But another aspect of accuracy can be scrap reduction or increased yield. Often, improving machine accuracy leads to high quality parts and fewer rejects. The result is better overall economic performance for the manufacturer and better stewardship of the raw materials that go into production. The gigantic drop in flat screen television pricing in recent years was largely due to reduced scrap for increased yield.
What is higher yield worth? Plenty. Simply multiply the cost per part times the number of parts per year that are recovered by the increased quality and you have a one year recovery cost for the increased quality investment in your machine or process. As speed goes up in the particular process or machine, the benefit of increased yield goes up proportionately.
Speed or part throughput
Machinery manufacturing has important metrics for part production. The electronic assembly machinery market, for example, has one of the highest throughput requirements, where equipment is segmented by “part placements per hour.” At the high throughput end of the spectrum, machines with 50,000 PPH can ring in at $250,000 and higher depending on options. So in the race for higher performance, what would it cost to get another 10,000 PPH? Based on this example, it should sell for another $50,000.
So there are two questions that are important to consider in contemplating future machine development:
1) For a given improvement in speed how much can we collect in sales revenue versus what can actually be built?
2) How much will it cost to find out and can that cost be justified?
The cost threshold for these questions has dropped dramatically in recent years. Many vendors now provide extensions to the solid model design environment so that motion can be analyzed and successive iterations can easily be tested for best solutions before hardware is built. Custom machinery components can be fabricated cheaply using 3D printing technology either directly as metal parts or using a plastic sample part for a short run casting. These trends make it possible to investigate new solutions more quickly and economically than ever before.
The Lab Automation systems are very close in behavior to electronic assembly with comparable accuracy requirements.
The SMT pick-and-place system is an example of electronic assembly where the accuracy criteria is more important and more difficult to achieve. Electronic assembly has higher throughput values in parts per minute, but these values are relative across different industries. Moving a chip is a lot easier than moving a bottle of beer.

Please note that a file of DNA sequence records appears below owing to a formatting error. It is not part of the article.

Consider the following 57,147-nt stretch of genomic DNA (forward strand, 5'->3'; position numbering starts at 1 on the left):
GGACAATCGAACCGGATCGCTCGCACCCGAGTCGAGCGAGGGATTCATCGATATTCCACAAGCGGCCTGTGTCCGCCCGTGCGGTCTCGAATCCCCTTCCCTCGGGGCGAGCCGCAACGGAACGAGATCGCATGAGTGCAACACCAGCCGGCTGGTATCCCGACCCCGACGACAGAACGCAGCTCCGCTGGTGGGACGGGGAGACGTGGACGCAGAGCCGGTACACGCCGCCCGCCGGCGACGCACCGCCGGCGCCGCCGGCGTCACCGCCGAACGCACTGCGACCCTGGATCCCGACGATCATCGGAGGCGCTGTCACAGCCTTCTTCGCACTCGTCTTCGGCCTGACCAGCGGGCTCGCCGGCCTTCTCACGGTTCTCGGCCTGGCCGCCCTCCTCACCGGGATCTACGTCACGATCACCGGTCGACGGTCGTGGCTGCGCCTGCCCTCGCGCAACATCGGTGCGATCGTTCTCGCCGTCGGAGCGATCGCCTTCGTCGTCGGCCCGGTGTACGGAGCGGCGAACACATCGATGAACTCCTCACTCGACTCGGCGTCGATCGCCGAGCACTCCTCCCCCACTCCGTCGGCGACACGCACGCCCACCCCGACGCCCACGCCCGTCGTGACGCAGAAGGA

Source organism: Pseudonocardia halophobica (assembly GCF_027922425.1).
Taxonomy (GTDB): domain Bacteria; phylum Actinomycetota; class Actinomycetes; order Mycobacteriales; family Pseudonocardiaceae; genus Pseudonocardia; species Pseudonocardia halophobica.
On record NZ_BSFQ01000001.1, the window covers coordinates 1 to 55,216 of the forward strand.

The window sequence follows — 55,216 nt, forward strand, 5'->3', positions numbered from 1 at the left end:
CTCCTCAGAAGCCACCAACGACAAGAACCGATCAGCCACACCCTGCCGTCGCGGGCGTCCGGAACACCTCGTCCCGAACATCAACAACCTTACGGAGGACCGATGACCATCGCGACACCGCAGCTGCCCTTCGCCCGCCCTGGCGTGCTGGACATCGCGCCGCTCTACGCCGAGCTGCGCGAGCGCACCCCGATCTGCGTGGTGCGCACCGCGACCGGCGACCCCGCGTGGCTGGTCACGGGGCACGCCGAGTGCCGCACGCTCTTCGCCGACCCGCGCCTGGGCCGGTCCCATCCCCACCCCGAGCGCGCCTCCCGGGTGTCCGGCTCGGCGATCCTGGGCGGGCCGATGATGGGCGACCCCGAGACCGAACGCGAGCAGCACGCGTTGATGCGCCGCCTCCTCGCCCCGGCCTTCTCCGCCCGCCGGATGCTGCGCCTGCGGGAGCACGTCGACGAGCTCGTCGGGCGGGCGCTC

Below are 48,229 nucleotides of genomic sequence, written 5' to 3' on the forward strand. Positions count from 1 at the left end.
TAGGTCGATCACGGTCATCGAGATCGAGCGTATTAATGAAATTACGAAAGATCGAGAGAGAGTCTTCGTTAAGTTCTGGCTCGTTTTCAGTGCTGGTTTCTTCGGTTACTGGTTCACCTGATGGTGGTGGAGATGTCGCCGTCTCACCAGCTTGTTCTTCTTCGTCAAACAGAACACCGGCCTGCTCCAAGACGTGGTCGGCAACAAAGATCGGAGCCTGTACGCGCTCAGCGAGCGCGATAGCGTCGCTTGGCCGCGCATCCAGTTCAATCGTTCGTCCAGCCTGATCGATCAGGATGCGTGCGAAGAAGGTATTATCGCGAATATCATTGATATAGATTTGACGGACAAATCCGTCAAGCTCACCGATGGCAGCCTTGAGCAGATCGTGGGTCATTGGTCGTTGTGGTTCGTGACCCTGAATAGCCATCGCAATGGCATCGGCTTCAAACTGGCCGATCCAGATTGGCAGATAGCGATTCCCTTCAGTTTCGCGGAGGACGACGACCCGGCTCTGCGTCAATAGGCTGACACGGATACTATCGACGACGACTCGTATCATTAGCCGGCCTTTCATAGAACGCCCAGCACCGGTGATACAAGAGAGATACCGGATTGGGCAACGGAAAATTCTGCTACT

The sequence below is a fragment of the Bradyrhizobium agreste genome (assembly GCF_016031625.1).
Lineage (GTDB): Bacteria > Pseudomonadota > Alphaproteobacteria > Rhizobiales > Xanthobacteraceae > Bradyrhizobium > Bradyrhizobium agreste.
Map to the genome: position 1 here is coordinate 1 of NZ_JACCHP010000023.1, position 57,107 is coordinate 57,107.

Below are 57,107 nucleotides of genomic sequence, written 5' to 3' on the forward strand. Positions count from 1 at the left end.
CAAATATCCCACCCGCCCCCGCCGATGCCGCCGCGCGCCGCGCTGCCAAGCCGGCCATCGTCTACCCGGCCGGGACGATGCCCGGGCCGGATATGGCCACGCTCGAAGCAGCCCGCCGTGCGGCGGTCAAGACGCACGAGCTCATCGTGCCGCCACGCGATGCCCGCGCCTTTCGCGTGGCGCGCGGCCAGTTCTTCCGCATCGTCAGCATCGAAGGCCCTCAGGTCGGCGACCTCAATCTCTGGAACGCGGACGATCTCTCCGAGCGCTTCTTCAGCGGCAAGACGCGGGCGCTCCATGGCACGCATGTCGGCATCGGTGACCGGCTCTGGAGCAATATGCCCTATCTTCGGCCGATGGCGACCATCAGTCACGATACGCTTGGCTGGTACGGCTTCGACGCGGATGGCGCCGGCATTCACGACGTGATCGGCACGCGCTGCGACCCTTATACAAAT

There are three constituents to cost:
• actual hardware cost for the machine
• development cost, which may include software and IP development costs
• maintenance or operating cost
In the course of project management, the three costs can be treated as separate. The available budget for the machinery project has to anticipate all three constituents. Engineering development programs need to be sensitive to the different natures of these costs and seek to balance them. As an example, reducing the hardware cost of the machine will likely show up as increased maintenance cost over the life of the machine.
Life expectancy or machine durability has a huge impact in the evaluation of machinery. If a $1 million machine will last 10 years, is $1.5 million machine with a 20-year life worth the additional investment? Will there be sufficient technology change in ten years that would make a 20-year life expectancy a liability?
Tax implications are often a consideration. Capital equipment may have an amortization of 5 to 20 years depending on the situation. Accelerated depreciation allows the purchaser to take the maximum deduction in typically 2-5 years. So the cost of the equipment may be discounted by the tax rebate available to the purchaser.
In the competitive sale of production machinery, similar machines compete for market share at different prices and throughputs. The amortized cost or the “cost per part” might be a way to make better comparisons. But as a plant user would evaluate the purchase of the equipment, only the hardware cost and expected maintenance cost are important. The development costs are borne by the machinery builder.
Steve Meyer is a published author and inventor in the field of electric motors, motion control, machine design, and control systems.
Filed Under: Factory automation, Automation components, Mechanical, Motion control • motor controls, Mechatronics